top of page

Can EMS Training Increase Bone Density?

Can EMS training really increase your bone density?

There's a growing buzz around EMS training and its potential impact on bone density. As EMS becomes more integral to workout routines, many are wondering about their effectiveness in this area.

But what is bone density? How does it increase? And how does exercise and EMS make a difference?

Let's jump in.

Bone Density

Bone density, or bone mineral density, refers to the amount of bone mineral present in your bones. When we talk about testing bone density, we're essentially measuring the strength and density of bones, which are key indicators of overall bone health.

Composition of Bone Tissue

Bone tissue is a complex mix. It’s made up of minerals deposited around a protein matrix, combining to give your skeleton its strength and flexibility. About 65% of bone tissue is inorganic material, mainly responsible for bone hardness. The most abundant minerals in your bones are calcium and phosphorite, existing in the form of hydroxyapatite, an insoluble salt.

Hydroxyapatite crystals, intertwined with an organic protein mix, form the backbone of your bone structure. Other elements like magnesium, sodium, potassium, and citrate ions are also present. They're conjugated to hydroxyapatite crystals, rather than forming separate crystals. The rest, about 35%, is the organic protein matrix, with type 1 collagen making up 90% of it.

How Bone Density is Measured

Bone density tests, using X-rays, assess how many grams of calcium and other bone minerals are present in a segment of bone. Commonly scanned areas include the spine, hip, and sometimes the forearm. The results of these tests are interpreted through two scores:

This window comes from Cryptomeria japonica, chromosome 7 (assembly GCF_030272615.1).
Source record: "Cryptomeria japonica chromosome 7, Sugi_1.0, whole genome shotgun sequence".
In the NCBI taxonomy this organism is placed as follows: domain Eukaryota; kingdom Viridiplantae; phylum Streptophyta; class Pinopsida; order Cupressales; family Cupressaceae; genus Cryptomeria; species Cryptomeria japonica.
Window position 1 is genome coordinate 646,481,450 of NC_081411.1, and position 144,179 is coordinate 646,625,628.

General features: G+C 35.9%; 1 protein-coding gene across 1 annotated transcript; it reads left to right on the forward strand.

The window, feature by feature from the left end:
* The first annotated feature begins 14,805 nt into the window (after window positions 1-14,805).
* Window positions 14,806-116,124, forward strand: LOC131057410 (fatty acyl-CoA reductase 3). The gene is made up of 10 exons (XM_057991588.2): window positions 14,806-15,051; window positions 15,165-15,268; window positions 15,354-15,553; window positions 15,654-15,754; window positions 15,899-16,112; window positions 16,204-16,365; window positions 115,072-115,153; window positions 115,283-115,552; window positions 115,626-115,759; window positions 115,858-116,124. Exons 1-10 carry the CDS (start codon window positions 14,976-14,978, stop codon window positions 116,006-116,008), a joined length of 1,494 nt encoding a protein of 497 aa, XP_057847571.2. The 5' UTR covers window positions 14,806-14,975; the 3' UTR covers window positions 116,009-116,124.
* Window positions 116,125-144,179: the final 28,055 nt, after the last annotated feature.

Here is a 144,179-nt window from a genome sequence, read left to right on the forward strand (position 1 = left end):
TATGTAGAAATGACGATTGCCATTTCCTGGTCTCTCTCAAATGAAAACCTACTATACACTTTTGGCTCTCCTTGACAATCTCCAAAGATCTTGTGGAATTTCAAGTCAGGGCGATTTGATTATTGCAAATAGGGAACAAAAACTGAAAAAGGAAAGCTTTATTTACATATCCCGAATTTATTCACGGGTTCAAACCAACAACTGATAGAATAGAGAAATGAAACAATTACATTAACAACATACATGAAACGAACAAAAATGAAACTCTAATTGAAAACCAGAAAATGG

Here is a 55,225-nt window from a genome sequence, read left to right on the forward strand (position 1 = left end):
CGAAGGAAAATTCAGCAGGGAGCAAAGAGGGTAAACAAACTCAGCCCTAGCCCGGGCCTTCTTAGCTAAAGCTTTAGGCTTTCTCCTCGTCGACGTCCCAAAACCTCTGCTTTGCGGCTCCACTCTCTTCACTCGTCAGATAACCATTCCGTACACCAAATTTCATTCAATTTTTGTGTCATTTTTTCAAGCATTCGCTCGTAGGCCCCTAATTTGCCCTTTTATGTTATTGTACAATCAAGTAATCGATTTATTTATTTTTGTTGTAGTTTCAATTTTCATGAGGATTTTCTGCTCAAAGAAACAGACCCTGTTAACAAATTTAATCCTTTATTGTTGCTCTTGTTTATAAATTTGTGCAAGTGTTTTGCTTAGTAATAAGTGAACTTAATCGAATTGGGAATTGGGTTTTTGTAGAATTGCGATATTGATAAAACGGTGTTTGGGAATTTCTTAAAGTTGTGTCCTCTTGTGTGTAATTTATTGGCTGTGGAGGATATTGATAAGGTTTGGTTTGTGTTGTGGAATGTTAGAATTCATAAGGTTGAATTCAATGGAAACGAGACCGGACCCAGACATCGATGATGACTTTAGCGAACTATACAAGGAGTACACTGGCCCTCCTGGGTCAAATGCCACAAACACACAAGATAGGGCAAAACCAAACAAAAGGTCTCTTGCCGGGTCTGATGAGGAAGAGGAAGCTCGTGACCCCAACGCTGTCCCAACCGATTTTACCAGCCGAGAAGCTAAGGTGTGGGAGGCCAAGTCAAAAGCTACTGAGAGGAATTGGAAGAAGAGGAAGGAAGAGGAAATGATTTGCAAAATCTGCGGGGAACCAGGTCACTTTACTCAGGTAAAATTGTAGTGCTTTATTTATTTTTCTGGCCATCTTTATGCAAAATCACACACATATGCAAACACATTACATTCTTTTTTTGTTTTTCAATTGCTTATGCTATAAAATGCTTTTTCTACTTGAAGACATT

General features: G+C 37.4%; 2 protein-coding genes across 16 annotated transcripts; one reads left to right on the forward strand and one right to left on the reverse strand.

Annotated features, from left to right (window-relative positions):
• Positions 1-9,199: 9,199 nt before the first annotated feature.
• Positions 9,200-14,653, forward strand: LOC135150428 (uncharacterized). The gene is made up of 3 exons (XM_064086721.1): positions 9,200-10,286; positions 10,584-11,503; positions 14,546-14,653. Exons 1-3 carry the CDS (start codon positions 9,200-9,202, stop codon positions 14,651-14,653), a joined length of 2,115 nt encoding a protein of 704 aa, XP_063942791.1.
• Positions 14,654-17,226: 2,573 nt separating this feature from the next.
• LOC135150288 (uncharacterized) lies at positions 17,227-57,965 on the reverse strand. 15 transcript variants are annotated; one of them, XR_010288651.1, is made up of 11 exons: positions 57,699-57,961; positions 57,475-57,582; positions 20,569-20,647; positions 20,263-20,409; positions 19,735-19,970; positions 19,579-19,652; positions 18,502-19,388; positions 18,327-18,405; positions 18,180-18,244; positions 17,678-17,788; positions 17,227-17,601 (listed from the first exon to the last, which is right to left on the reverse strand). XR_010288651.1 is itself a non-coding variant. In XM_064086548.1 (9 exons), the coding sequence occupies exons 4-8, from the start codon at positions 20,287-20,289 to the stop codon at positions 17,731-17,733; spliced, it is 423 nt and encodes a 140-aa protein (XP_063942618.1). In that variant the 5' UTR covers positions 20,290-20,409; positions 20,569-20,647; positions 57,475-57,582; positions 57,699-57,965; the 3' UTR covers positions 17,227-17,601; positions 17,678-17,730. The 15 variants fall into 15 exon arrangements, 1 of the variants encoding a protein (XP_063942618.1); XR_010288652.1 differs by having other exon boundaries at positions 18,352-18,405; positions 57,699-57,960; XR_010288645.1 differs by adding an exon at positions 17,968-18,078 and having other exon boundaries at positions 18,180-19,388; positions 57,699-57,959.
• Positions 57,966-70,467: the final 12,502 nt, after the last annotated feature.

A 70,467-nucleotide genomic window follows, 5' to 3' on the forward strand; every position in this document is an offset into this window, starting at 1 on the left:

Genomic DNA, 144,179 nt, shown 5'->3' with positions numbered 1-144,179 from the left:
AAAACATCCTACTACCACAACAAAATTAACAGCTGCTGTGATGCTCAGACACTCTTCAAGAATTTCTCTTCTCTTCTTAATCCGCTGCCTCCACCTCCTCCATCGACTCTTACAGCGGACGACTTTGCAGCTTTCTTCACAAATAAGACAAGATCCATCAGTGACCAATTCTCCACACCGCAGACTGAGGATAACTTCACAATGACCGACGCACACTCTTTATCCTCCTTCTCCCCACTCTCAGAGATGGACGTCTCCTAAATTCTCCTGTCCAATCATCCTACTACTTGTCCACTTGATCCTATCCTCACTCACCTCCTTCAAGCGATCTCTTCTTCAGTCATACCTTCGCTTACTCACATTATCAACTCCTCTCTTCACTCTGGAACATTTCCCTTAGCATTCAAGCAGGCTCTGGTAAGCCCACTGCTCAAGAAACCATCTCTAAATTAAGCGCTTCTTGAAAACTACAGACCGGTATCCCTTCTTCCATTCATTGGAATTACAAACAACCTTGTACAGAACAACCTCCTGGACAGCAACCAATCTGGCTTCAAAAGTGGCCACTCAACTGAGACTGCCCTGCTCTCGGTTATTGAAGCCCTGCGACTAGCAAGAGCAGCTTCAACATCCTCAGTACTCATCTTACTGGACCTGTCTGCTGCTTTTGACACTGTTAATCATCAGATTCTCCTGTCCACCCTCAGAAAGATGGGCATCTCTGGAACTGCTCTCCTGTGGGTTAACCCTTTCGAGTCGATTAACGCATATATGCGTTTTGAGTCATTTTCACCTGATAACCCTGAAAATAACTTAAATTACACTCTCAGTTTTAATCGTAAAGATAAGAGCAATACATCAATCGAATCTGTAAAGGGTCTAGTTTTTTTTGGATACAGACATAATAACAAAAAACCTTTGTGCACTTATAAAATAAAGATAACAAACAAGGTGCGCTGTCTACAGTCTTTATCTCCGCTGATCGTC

1. T-Score: This compares your bone density with what is expected in a healthy young adult of your gender. It's expressed in standard deviations above or below the average.

  2. Z-Score: This score shows how your bone density compares with what's normal for someone of your age, sex, height, and ethnic or racial origin, also in standard deviations.

Understanding these scores and the composition of bone tissue is crucial as we consider the role of EMS training in bone health.

The Dynamics of Bone Formation

When it comes to how our bones are formed and maintained, two types of cells play starring roles: osteoblasts and osteoclasts. Let's break down their functions and how they contribute to bone health.

Osteoblasts: Architects of Bone Formation

Osteoblasts are the builders in the world of bones. They kick-start the formation of new bone by secreting collagen, which forms the bone matrix that later gets mineralized. When osteoblasts are busy building bone matrix, they release an enzyme called alkaline phosphate. This enzyme, which can be measured in the bloodstream, acts as a clinical marker to gauge the rate of bone formation.

These cells are sensitive to certain hormones like vitamin D, estrogen, and parathyroid hormone, making these hormones significant players in bone health through their impact on osteoblastic activity. This is one reason why post-menopausal women, who experience a drop in estrogen levels, are at an increased risk of osteoporosis.

After they finish their job of secreting the bone matrix, osteoblasts have three fates: they either perish, become lining cells, or transform into osteocytes.

Osteocytes: The Long-Living Bone Cells

Osteocytes, which make up about 90 to 95 percent of all bone cells, are osteoblasts that have become embedded in the bone matrix. These cells are notable for their longevity and play a critical role in bone remodeling, especially in response to mechanical stress. They release factors that regulate the activities of both osteoblasts and osteoclasts.

Osteoclasts: The Bone Resorbers

In contrast, osteoclasts are the demolition crew. They break down bone by secreting enzymes and acids. These substances dissolve the bone's organic matrix and mineral salts. Working in concentrated groups, osteoclasts take around three weeks to break down bone before they die off, paving the way for osteoblasts to step in and rebuild.

This ongoing cycle of bone resorption and formation, performed by osteoclasts and osteoblasts respectively, is a finely tuned process that keeps our bones healthy and responsive to changes in our body and environment.

The Link Between Physical Activity and Bone Density

Ever wondered how physical activity can lead to stronger bones? The secret lies in a process called mechanotransduction. This might sound complex, but it's essentially about turning the mechanical force from muscle contractions into signals that encourage bone growth and remodeling.